Queensland’s Channel Country rivers underpin extensive wildlife in the floodplain ecosystems.
OBE Organic, Angus Emmott, likeminded graziers, environmentalists and traditional owners are united in their desire for these rivers and the floodplain country to be protected.
In this collaboration, Angus shares his spectacular images of the flora & fauna of our unique production region. These images are a way of conveying to the public the diversity of life in the Channel Country and the importance of maintaining these world significant ecosystems.
You can follow Angus on Instagram and Facebook to see more.
Angus is a keen natural historian, with a passion for photography, recently retired and living in the Queensland tropical rainforest.
Prior to retirement Angus, his wife Karen and adult son Fergus lived on “Noonbah” a cattle station two hours south-west of Longreach in the Channel Country. Noonbah sits on the confluence of the Thomson River and the Vermont channels. It is 52,000 hectares, half of which goes under water, in a big flood event. Noonbah has dominant summer rainfall. The average annual rainfall is around 400mm.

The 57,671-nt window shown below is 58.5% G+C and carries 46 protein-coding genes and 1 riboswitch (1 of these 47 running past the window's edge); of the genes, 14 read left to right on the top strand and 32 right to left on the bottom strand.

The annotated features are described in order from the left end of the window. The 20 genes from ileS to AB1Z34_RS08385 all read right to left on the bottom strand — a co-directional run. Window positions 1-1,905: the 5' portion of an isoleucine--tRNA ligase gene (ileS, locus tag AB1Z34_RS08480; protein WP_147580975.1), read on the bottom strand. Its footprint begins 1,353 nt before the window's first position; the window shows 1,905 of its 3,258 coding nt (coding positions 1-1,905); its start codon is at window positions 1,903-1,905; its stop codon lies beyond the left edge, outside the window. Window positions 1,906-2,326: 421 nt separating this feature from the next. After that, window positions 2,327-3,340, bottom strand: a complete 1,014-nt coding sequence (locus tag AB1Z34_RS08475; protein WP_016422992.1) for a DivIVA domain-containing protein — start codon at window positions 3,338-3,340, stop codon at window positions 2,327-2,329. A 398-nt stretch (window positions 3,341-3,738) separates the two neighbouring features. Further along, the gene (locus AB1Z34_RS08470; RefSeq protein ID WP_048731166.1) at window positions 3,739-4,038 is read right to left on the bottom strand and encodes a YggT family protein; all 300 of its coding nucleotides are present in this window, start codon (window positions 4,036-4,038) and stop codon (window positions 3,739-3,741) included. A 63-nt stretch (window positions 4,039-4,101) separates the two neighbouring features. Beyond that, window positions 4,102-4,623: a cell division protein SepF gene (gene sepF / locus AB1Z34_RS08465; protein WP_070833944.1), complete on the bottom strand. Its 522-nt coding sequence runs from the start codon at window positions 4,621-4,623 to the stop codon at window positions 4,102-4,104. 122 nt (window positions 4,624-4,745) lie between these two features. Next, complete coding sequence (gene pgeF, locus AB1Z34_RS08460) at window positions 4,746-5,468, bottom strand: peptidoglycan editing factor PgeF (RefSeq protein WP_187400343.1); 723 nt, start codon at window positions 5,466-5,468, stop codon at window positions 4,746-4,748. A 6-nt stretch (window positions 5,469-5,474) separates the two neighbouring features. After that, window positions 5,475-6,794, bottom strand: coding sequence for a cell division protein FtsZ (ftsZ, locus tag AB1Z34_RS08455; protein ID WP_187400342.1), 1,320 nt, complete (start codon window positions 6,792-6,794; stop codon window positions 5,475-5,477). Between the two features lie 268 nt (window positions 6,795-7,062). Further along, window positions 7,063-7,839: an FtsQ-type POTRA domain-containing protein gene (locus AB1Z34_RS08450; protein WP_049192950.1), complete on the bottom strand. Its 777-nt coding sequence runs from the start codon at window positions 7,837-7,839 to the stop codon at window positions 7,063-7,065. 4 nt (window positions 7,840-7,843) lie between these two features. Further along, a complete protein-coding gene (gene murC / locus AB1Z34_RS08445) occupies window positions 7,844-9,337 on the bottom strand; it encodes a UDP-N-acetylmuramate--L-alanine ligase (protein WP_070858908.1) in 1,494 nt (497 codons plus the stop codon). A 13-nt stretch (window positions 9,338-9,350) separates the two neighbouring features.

Angus was a former Chair of the Lake Eyre Basin Community Advisory Committee, He speaks regularly at forums and to media on the invitation of the Western Rivers Alliance. He is also a Board Director of Farmers for Climate Action.
Over the years, he and his family adapted their management practices at Noonbah to cope with running a grazing operation in a very dry part of the world. One strategy was to have a much more flexible stocking regime, even going down to minimal head in very dry periods. They also began an eco-tourism enterprise for another income stream. This also gave Angus the chance to quietly educate visitors about the outback and the importance of preserving our natural waterways and landscapes.